Bud-d worked with a contractor to secure the work and everything seemed ready to go. Then the contractor landed a big job that prevented him from being able to complete the work before summer camp.

Rather than looking for another contractor, Bud-d went to some of his “Go-To Volunteers,” including Charlie Hunter, Michael McCloskey, former Pecometh Executive Director Tom Carter, and Tom VanDrunen.

Charlie Hunter, prior to coming to Pecometh as a volunteer, worked for a United Methodist camp in Pennsylvania, and his wife was a Pecometh camper years ago. During this project, he was a major contributor to the work on the cabin frame, siding and its lighting.

“We used most of the old flooring, and most of the outside framework is the same. There’s new framing underneath, as well.”

Was Charlie pleased with the changes made to the cabin?

“Very much so.”

Former Pecometh Executive Director Tom Carter retired from Pecometh 15 years ago, but mentioned that he and his family have been involved with various work projects around Pecometh every year since.

He got the call about the cabin project from Bud-d back in May, and Tom assisted in the project with new framing, as well as with installing new plexiglass windows.

What was the most rewarding part of this project, especially with Tom’s extensive Pecometh background?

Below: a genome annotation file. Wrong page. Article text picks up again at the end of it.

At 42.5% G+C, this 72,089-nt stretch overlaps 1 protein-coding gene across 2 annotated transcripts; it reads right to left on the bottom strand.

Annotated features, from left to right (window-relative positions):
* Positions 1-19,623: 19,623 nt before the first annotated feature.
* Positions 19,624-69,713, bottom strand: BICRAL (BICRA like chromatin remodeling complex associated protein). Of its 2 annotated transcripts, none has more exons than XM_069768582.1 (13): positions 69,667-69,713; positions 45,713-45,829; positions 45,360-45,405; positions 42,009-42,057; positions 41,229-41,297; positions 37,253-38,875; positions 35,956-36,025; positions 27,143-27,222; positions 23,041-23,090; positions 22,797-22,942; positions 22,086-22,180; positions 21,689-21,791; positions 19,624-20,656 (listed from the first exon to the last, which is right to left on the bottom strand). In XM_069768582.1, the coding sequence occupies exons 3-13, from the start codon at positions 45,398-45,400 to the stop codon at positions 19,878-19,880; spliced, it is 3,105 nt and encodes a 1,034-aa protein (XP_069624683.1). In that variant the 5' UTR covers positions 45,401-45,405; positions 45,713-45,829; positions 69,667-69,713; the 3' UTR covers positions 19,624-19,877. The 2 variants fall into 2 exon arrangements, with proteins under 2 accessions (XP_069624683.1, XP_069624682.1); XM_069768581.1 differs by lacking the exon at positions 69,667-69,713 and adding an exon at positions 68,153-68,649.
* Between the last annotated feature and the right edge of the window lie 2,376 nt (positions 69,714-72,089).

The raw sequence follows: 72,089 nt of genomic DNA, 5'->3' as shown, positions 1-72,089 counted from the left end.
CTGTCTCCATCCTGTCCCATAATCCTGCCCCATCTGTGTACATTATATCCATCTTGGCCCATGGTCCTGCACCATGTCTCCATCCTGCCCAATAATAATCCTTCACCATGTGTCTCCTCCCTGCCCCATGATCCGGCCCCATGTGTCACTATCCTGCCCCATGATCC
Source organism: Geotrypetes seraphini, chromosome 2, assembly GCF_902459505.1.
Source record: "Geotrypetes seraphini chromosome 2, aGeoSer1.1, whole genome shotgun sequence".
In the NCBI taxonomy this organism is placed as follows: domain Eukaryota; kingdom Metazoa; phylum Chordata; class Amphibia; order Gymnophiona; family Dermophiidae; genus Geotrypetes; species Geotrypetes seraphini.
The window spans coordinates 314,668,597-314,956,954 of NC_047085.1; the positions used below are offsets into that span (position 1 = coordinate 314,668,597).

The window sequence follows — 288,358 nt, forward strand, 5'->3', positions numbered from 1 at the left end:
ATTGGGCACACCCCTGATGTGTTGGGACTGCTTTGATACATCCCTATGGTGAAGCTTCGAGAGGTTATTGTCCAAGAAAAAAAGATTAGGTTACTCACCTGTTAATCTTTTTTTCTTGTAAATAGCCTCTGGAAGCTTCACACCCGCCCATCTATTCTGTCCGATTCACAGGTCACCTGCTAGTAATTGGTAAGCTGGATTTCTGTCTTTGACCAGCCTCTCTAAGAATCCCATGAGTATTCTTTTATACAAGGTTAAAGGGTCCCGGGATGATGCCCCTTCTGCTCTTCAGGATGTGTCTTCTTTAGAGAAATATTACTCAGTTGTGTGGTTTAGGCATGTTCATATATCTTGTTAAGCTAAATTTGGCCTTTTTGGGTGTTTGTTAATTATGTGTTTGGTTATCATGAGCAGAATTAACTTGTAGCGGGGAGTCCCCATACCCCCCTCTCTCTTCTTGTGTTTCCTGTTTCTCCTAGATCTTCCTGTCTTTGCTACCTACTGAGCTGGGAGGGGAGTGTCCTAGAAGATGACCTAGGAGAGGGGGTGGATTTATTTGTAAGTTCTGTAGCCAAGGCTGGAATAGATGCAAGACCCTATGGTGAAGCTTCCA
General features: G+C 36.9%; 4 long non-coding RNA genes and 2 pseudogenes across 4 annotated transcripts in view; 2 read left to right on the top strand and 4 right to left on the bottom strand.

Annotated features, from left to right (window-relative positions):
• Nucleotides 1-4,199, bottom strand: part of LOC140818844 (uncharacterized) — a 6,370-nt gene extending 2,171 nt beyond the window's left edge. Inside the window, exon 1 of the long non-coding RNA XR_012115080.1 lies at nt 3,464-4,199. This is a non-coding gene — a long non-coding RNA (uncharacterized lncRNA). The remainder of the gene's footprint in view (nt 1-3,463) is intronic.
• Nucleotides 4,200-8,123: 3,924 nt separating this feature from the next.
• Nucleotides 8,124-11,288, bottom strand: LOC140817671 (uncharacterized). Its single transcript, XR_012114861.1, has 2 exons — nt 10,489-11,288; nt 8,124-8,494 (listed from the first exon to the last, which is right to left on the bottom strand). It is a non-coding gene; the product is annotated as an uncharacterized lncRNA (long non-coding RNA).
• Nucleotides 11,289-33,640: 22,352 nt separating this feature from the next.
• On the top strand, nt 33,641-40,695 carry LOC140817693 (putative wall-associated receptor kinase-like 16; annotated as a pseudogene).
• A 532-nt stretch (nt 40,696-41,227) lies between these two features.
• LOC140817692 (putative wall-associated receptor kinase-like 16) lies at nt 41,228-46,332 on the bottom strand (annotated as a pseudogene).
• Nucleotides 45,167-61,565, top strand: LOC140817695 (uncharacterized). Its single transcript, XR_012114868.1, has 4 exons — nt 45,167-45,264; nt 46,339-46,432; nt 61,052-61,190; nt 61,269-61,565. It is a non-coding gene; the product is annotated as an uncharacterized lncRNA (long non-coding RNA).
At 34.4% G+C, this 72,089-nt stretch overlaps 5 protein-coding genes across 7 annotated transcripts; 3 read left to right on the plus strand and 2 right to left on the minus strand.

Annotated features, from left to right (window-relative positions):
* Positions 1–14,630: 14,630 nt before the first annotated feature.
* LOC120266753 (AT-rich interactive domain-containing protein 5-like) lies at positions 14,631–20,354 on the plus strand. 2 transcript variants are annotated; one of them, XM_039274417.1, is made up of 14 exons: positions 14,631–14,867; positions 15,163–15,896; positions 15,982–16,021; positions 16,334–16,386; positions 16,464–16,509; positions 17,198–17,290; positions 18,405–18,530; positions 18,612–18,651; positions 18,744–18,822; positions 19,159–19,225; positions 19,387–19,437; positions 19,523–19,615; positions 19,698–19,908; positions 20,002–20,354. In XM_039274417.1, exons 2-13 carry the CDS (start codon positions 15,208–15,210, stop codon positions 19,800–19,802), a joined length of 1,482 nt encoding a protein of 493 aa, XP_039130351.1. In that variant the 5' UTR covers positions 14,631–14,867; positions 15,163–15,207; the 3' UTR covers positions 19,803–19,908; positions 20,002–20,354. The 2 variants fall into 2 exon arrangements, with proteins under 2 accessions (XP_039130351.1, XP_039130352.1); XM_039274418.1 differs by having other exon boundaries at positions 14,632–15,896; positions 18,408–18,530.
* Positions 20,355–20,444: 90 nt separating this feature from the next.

“Being able to maintain and keep the artwork from past years. Also, it’s a renewed facility for the campers.”

(Anyone who's on staff for 3 summers, or anyone who serves a summer as the Arts & Crafts Instructor, gets to claim a spot to creatively put their name and years worked on the cabin. There are also some staff paintings in the cabin from before the “rule” was instated.)

Tom VanDrunen never went to camp himself, but started coming to Pecometh retreats in the early ‘80s. Both of his daughters went to camp here, and later they both came on summer staff at Pecometh.

Tom was instrumental in moving the cabin 15 feet closer to the Chester River.

“We moved the cabin sideways the same distance as it is wide (about 15 feet).”

What was his most rewarding part of this project?

“Being able to help new campers, and also having the Gospel continue to be proclaimed at Pecometh.”

There were others volunteers who assisted Bud-d with this project, and all were pleased with the final result.

The “Debbie Clark Arts & Crafts Cabin” was officially dedicated during the Camp Pecometh Staff Alumni Association Picnic on Saturday, June 27, 2015.

You can see the Arts & Crafts Cabin during Friends & Family Camp in 2016, when we'll be celebrating Pecometh's 70th anniverary!

You’ll go back in time seeing staff artwork from years gone by, and you’ll be reminded of the promise that future Pecometh campers will bring in the many years to come.

For more details, see photos of the project on our Facebook page

Projects like this are made possible by the generous gifts of our supporters.  A gift to our capital improvement fund will support more projects like this one.


Topics: Camp, Camp Staff Alumni, Supporting Pecometh